Boston: Using public opinion surveys to vet the authenticity of political stories may be an effective strategy to combat the menace of fake news and other kinds of online misinformation, an MIT study has found.
False news stories have proliferated online in recent years, and social media sites such as Facebook have received sharp criticism for giving them visibility.
Facebook also faced pushback for a January 2018 plan to let readers rate the quality of online news sources.
However, the study from Massachusetts Institute of Technology (MIT) in the US suggests such a crowdsourcing approach could work well, if implemented correctly.
"What we found is that, while there are real disagreements among Democrats and Republicans concerning mainstream news outlets, basically everybody -- Democrats, Republicans, and professional fact-checkers -- agree that the fake and hyperpartisan sites are not to be trusted," said David Rand, an MIT scholar.
Using a pair of public-opinion surveys to evaluate of 60 US news sources, the researchers found that Democrats trusted mainstream media outlets more than Republicans do -- with the exception of Fox News, which Republicans trusted far more than Democrats did.
However, when it comes to lesser-known sites peddling false information, as well as "hyperpartisan" political websites, both Democrats and Republicans show a similar disregard for such sources.
"If the goal is to remove really bad content, this actually seems quite promising," Rand says.
To perform the study, the researchers conducted two online surveys that had roughly 1,000 participants each. In each case, respondents were asked to rate their trust in 60 news outlets, about a third of which were high-profile, mainstream sources.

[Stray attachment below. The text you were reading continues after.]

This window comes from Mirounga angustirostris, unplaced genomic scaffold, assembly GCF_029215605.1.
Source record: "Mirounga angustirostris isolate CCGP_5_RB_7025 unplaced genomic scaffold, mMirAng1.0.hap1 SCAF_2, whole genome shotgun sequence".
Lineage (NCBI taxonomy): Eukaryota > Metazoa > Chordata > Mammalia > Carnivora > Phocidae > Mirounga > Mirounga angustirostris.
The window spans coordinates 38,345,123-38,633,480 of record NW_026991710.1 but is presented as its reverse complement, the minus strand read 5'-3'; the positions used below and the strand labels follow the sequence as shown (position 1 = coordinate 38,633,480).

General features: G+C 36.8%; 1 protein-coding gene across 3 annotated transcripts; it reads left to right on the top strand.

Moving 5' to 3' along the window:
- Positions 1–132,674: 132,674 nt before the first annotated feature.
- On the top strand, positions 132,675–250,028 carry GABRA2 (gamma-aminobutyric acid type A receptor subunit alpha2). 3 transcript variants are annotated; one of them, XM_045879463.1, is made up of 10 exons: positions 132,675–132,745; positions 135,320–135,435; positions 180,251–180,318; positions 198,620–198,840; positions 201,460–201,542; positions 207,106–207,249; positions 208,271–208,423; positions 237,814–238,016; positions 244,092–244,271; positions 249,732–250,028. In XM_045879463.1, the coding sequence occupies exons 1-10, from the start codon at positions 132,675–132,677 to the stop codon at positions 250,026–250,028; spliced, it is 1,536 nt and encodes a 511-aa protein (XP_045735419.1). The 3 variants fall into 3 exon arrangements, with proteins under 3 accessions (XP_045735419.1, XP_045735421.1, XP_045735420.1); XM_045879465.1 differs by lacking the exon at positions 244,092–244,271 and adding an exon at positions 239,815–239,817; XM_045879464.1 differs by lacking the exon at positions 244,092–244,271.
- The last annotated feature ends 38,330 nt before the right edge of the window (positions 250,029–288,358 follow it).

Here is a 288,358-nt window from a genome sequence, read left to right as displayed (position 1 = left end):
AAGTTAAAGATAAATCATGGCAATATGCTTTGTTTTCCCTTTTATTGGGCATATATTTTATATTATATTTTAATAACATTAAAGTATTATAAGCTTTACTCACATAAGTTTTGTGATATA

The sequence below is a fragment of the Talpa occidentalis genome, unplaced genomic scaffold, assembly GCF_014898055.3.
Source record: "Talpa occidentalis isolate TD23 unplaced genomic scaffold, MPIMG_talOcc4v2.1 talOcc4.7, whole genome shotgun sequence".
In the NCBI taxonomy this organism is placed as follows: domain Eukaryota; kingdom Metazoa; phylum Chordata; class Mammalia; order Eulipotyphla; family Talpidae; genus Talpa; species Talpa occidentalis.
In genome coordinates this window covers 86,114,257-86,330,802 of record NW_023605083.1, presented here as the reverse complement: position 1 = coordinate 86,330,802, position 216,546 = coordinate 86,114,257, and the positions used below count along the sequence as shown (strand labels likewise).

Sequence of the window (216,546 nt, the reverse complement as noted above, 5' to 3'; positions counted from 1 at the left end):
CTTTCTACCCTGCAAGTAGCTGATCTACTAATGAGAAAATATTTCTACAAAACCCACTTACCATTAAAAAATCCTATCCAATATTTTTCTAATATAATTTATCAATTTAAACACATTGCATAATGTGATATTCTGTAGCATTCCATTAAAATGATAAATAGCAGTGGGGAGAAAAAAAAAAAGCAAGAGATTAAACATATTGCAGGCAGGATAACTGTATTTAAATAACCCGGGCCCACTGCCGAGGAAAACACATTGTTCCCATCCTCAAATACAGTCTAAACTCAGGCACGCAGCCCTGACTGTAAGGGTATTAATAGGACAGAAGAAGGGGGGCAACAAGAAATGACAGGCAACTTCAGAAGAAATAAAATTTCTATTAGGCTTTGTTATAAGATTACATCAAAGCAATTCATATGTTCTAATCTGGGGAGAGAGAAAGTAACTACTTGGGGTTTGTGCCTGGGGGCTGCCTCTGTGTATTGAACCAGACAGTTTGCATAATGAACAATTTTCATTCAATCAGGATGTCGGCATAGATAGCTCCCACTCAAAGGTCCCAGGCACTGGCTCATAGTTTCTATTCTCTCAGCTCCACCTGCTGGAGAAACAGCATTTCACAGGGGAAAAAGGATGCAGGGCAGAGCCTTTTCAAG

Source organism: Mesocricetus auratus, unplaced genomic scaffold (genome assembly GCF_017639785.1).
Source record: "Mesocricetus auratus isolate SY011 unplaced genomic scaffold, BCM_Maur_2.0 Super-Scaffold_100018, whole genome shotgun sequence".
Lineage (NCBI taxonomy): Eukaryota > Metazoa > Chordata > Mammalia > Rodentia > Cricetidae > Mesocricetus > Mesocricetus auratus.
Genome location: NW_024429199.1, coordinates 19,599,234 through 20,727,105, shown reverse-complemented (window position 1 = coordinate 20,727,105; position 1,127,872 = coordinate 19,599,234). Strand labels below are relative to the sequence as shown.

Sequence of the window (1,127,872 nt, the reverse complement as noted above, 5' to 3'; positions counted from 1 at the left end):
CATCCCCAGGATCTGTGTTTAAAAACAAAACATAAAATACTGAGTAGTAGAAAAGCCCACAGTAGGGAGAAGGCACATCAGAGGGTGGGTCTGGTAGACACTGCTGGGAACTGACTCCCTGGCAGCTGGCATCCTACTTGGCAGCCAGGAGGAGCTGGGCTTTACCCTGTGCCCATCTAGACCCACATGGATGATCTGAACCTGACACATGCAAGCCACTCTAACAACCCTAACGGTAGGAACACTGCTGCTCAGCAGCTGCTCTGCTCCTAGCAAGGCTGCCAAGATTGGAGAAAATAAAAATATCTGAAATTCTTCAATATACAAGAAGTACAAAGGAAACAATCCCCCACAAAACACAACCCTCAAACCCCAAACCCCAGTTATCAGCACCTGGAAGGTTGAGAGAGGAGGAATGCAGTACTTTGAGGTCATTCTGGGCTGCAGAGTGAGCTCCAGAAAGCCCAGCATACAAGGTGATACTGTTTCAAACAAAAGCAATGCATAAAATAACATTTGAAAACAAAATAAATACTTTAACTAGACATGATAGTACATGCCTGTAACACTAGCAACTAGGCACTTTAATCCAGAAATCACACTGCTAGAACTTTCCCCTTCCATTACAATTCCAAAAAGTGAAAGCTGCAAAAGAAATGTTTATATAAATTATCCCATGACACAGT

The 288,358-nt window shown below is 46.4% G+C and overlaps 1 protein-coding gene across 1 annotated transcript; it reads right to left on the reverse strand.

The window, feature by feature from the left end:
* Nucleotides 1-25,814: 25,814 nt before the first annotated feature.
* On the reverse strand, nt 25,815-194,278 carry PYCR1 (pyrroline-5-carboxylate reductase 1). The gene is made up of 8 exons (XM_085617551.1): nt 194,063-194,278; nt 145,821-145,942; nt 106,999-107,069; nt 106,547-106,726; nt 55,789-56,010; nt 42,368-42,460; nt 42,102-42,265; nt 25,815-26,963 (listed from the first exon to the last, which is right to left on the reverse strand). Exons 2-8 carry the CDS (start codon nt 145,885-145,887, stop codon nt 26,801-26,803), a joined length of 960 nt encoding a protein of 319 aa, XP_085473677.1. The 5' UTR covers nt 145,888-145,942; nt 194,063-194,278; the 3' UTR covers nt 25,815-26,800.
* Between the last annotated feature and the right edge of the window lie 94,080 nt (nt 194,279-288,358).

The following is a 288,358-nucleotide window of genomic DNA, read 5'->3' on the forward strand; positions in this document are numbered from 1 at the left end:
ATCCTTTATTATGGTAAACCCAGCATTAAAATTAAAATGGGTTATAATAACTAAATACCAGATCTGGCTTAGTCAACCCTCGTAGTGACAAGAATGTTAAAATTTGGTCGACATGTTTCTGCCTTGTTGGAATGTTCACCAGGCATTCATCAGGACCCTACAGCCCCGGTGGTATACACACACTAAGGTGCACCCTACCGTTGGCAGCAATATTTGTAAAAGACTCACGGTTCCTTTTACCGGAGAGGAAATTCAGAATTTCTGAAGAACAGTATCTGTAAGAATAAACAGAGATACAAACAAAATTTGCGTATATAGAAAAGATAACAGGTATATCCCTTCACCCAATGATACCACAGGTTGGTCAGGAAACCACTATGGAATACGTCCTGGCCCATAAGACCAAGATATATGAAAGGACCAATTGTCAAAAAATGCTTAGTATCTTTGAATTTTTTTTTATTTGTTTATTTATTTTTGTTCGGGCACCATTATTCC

The second survey's participants had demographic characteristics resembling that of the US as a whole.
The survey also measured the general audience's evaluations against a set of judgments by professional fact-checkers, to see whether the larger audience's judgments were similar to the opinions of experienced researchers.
Respondents generally distrusted the more marginal websites, there was significant agreement among the general audience and the professional fact-checkers.
That means the crowdsourcing approach could work especially well in marginalising false news stories -- for instance by building audience judgments into an algorithm ranking stories by quality.
Crowdsourcing would probably be less effective, however, if a social media site were trying to build a consensus about the very best news sources and stories.
However, researchers said that the method would indeed build bias into the system, because people are more skeptical of news sources they have less familiarity with -- and there is likely good reason why most people are not acquainted with many sites that run fake or hyperpartisan news.